What bugs me is I recently read a description of his car and why it was so popular and famous, but I can neither remember the source nor the description. It was probably used to ferry numerous fen along whatever passed for roads in pre-interstate highway America from one city to another for a convention, now doubt experiencing typical fannish disasters along the way. I gather it was a long, narrow car. What make? I don’t know.
What I can say for certain is that Henry Burwell’s car was famous. That’ll have to do.
Then there’s the lavatory facilities with stalls for ‘Males,’ ‘Females,’ and ‘Others,’ with a special urinal for F.T. Laney directly opposite the door to the ‘Others’ stall. What’s that all about?
A little bit of revenge perhaps. Francis T. Laney had been a prominent member of Los Angeles fandom in the mid 1940’s, dropping out circa 1947, having become fed up with fannish politics and life style. As he later wrote:
“I am disgusted to find out how I kidded myself for a while. I actually believed all the high-sounding things I used to say about fandom as a hobby.”
Or as fan historian Harry Warner Jr. wrote:
“It is impossible to be sure if Laney feuded with Los Angeles fans because he tried to reform them, or if he tried to reform fans as a result of a feud with them.”
In the pages of FAPA Laney published (circa 1948) “Ah, Sweet Idiocy” which blew the lid off LA fandom, in particular denouncing certain fen for being homosexual. Precisely why he attacked fellow fen for this I do not know, not having read the long out-of-print publication, but Canadian Taral Wayne is contemplating reprinting it in the near future. I suspect it will constitute fascinating reading, not so much for the attack aspect which I gather is relatively minor, but for the extensive description of fannish life and personalities of the day.
Whatever the merits of “Ah, Sweet Idiocy,” it created quite a brouhaha still vividly in mind four years later, so naturally the creators of the blueprints couldn’t resist reserving a special place for him close to yet opposite to the ‘others.’ I doubt he would have found it amusing.
The ‘Tucker Cemetery’ undoubtedly refers to two Tucker death hoaxes instigated by fans (one by Ben Singer!) which forced him to publically deny he was dead.
Could explain more, but moving on:
THE TUCKER HOTEL TODAY – with Art and Commentary by Taral Wayne.
and the latest version of that illustration:
As you can see, the old two-story Tucker Hotel still stands, at the back of the lot. Given the graying of fandom, wheelchair ramps and stair lifts have been installed. It is mainly used now for parties.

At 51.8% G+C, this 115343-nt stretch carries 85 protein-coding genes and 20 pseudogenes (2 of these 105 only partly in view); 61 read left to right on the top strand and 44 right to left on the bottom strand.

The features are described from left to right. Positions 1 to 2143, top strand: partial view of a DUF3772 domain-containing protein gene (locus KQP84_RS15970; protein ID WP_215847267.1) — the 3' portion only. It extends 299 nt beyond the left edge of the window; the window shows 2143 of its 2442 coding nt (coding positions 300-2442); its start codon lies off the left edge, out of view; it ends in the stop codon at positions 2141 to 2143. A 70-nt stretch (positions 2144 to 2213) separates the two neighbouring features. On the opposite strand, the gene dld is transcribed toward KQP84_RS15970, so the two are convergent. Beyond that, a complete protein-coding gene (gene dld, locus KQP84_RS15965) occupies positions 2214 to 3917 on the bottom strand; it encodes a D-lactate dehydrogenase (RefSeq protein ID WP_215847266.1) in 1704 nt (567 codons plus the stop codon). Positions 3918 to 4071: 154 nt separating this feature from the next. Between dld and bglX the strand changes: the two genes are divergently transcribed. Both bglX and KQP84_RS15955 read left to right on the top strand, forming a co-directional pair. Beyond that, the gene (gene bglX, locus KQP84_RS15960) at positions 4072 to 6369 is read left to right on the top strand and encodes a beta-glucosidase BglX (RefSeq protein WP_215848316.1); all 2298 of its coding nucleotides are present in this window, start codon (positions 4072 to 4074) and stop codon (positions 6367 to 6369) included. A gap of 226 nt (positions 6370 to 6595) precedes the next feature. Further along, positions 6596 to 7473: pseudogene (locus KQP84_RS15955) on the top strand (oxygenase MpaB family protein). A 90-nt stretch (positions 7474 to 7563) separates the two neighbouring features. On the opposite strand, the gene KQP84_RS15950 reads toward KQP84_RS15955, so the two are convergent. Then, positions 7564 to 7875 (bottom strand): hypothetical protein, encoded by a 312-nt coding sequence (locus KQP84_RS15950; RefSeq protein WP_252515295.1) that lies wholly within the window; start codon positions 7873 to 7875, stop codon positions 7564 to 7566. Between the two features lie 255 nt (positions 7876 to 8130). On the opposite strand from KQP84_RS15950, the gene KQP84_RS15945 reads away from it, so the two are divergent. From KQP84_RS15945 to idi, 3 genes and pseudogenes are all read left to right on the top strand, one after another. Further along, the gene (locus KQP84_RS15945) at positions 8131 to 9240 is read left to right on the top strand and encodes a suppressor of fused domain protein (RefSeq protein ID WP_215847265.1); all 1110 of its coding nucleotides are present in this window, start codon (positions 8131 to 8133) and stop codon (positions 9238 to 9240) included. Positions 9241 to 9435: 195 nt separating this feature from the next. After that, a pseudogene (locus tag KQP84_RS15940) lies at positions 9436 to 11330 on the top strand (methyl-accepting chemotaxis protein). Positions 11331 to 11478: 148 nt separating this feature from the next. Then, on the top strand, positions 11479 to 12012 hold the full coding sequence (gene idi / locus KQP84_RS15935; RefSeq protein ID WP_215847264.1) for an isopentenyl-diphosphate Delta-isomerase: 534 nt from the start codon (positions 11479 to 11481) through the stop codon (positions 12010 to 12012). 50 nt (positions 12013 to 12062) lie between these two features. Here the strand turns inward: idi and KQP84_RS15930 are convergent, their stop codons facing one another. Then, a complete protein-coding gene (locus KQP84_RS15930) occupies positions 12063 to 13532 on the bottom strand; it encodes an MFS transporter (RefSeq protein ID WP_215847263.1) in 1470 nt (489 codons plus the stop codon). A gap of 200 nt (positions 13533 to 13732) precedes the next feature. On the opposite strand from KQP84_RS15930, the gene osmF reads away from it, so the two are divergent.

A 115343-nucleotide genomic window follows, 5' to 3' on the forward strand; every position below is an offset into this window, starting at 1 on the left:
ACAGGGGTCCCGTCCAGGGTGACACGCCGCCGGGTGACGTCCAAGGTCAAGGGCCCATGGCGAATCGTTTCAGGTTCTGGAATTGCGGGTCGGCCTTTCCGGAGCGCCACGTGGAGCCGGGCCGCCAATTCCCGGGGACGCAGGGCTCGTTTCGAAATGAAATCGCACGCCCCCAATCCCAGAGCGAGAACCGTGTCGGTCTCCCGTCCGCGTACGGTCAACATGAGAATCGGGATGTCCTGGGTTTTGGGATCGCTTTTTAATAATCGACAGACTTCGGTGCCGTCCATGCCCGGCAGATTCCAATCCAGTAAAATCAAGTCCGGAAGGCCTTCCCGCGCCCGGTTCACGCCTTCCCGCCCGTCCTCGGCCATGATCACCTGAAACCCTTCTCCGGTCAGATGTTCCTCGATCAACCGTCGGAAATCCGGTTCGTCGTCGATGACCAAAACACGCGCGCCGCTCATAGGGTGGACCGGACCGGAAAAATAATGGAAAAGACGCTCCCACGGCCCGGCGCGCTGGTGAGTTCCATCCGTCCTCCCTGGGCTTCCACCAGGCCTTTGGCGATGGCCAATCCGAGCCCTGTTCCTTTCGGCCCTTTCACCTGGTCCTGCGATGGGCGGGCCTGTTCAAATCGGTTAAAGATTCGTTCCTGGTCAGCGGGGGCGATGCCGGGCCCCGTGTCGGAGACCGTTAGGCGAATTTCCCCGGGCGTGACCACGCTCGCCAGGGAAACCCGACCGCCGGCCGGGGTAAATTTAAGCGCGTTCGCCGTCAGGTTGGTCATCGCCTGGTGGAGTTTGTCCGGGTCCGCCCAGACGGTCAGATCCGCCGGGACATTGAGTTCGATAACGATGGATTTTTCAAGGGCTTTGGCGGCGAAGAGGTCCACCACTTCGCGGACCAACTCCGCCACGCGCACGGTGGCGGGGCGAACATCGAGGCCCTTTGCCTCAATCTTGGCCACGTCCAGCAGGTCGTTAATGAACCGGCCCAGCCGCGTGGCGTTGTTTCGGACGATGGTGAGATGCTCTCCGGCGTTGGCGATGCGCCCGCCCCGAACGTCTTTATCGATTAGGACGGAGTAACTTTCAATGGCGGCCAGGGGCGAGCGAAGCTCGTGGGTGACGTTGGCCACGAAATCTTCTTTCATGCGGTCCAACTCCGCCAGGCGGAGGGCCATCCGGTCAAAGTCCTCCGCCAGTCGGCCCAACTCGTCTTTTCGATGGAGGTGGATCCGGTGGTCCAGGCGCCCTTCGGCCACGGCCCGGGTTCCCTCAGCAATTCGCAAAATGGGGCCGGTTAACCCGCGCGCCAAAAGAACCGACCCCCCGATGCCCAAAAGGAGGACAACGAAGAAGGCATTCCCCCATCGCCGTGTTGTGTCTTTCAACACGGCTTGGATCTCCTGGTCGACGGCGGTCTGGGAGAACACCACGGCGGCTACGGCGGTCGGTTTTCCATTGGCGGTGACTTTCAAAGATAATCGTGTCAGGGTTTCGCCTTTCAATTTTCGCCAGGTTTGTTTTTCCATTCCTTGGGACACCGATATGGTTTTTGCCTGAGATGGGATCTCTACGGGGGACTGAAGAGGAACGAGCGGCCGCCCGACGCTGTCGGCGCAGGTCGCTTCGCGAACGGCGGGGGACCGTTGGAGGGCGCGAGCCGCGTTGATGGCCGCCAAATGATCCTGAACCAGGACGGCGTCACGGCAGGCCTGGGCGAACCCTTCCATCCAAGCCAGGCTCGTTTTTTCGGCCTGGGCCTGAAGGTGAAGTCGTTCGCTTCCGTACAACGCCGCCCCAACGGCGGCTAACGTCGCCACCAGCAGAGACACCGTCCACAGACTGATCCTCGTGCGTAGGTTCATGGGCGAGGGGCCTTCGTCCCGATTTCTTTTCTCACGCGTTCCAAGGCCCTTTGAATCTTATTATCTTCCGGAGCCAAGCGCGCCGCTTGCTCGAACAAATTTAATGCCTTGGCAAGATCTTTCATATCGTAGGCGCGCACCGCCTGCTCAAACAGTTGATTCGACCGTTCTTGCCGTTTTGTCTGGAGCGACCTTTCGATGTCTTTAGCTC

Between the new building and the old is the First Fandom fountain, an eternal gush of correction fluid, alternating between blue, green and pink. It is not recommended that guests linger near the fountain, as the fumes are both intoxicating and injurious to health.
To the left of the fountain is Corflu Hall, where the formal presentations of the FAAN Awards are held annually, as well as other ceremonies, lectures, readings and minor riots.
At the far right is the replica of the Tower of True Fannishness. Like Cindererella’s Castle at Disneyland, it is merely a plaster façade, and there is nothing in the structure but public washrooms. However, the view from the scenic platform is splendid.
In the foreground you see the modern, main building, which contains accommodations for fans who wish the privacy of their own rooms, and also ample floor space in shared rooms for fans who are content to merely “crash” – pillows and foam pads are provided, and sheets are washed daily. There are six hot tubs and a gym in the solarium.
A pneumatic tube connects the hotel directly to the airport, the nearest Chinese Restaurants, a diverse fast food court, and a Denny’s for purists.
The main building is also equipped with the latest in digital telecommunications – cell, Wi-fi, hi-speed optical, satellite dish, ansible, you-name-it! There is even a post-office and print shop on premises, offering a choice between old-school paper publishing, digital formats and social networking.
AND NOW BACK TO THE GRAEME:
As Taral reveals, old fans like myself are now living in the future of our past youth, a future filled with exciting options for the fannish life style and, even better, a future specifically catered to meet our desires, satisfy our passions, and fulfill our dreams… I wish… we all wish…
Speaking of dreams…
Below is my neofan ‘version’ of a fannish hotel, namely the Aspirer’s Club Headquarters I conceived and published in the monthly bulletin of the ‘spoof’ student club I founded in my final year in High School (1969/1970).
At the time I was only vaguely aware organized fandom existed and completely ignorant of any and all fannish traditions. Nevertheless the concept of designing a purpose-built club headquarters greatly appealed to me. Ahead of my time I guess (as opposed to my current obsolescence).
Without going into excessive detail, the key to the more significant rooms is:
E – Entrance Bunker disguised as large scale model ship.
H – Emergency exit disguised as large erotic statue of Founder (Graeme).
L – Communications mast disguised as flag pole.
M – Guestrooms for naïve supporters of seemingly innocent cause.
N – Guestrooms for knowledgeable supporters of subversive cause.
O – Orgy Hall.
R – Recreation deck for staff, including equipment for slowly erasing intruders & traitors.
S – Slave Barracks.
T – Throne Room (for Graeme).
U – Administrative Deck A, Club Civil Service. Guests allowed.
V – Administrative Deck B, Subversive Tactics Think Tank. No guests allowed (to leave).
W – Orgy Hall monitoring and recording Blackmail Information Centre.
I like to think my diagram covered all the bases required for a successful organization. Easily convertible into an alternate version of a modern Tucker Hotel if you ask me.
Location? Somewhere nice. Moose Jaw maybe… (That’s in southern Saskatchewan…)